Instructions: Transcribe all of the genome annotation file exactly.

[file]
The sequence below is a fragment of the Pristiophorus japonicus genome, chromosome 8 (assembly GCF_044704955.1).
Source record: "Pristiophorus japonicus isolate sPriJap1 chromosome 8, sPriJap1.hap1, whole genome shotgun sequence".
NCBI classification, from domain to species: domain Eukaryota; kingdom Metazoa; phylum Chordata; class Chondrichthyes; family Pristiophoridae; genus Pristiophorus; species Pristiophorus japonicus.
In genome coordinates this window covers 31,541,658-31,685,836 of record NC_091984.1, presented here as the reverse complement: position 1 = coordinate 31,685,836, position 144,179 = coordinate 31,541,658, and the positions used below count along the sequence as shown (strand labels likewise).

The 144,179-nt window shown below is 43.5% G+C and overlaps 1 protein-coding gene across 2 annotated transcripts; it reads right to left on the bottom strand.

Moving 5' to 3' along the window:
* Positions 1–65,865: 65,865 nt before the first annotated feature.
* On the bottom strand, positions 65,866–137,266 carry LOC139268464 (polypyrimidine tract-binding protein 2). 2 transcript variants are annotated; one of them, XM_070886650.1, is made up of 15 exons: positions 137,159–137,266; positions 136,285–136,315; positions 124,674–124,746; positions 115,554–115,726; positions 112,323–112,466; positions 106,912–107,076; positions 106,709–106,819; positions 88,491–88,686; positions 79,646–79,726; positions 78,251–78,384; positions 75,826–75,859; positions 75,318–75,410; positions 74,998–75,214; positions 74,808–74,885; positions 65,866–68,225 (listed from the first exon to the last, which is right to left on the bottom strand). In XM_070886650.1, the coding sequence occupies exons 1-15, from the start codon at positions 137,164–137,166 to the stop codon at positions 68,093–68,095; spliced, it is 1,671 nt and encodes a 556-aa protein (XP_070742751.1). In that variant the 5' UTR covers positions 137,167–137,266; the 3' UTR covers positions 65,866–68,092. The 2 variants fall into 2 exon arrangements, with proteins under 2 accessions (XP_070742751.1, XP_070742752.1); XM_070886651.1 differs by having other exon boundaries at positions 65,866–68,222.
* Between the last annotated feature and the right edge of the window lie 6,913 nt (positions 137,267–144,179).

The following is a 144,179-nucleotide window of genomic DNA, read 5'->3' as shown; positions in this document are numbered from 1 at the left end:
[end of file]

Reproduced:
The sequence below is a fragment of the Pristiophorus japonicus genome, chromosome 8 (assembly GCF_044704955.1).
Source record: "Pristiophorus japonicus isolate sPriJap1 chromosome 8, sPriJap1.hap1, whole genome shotgun sequence".
NCBI classification, from domain to species: domain Eukaryota; kingdom Metazoa; phylum Chordata; class Chondrichthyes; family Pristiophoridae; genus Pristiophorus; species Pristiophorus japonicus.
In genome coordinates this window covers 31,541,658-31,685,836 of record NC_091984.1, presented here as the reverse complement: position 1 = coordinate 31,685,836, position 144,179 = coordinate 31,541,658, and the positions used below count along the sequence as shown (strand labels likewise).

The 144,179-nt window shown below is 43.5% G+C and overlaps 1 protein-coding gene across 2 annotated transcripts; it reads right to left on the bottom strand.

Moving 5' to 3' along the window:
* Positions 1–65,865: 65,865 nt before the first annotated feature.
* On the bottom strand, positions 65,866–137,266 carry LOC139268464 (polypyrimidine tract-binding protein 2). 2 transcript variants are annotated; one of them, XM_070886650.1, is made up of 15 exons: positions 137,159–137,266; positions 136,285–136,315; positions 124,674–124,746; positions 115,554–115,726; positions 112,323–112,466; positions 106,912–107,076; positions 106,709–106,819; positions 88,491–88,686; positions 79,646–79,726; positions 78,251–78,384; positions 75,826–75,859; positions 75,318–75,410; positions 74,998–75,214; positions 74,808–74,885; positions 65,866–68,225 (listed from the first exon to the last, which is right to left on the bottom strand). In XM_070886650.1, the coding sequence occupies exons 1-15, from the start codon at positions 137,164–137,166 to the stop codon at positions 68,093–68,095; spliced, it is 1,671 nt and encodes a 556-aa protein (XP_070742751.1). In that variant the 5' UTR covers positions 137,167–137,266; the 3' UTR covers positions 65,866–68,092. The 2 variants fall into 2 exon arrangements, with proteins under 2 accessions (XP_070742751.1, XP_070742752.1); XM_070886651.1 differs by having other exon boundaries at positions 65,866–68,222.
* Between the last annotated feature and the right edge of the window lie 6,913 nt (positions 137,267–144,179).

The following is a 144,179-nucleotide window of genomic DNA, read 5'->3' as shown; positions in this document are numbered from 1 at the left end: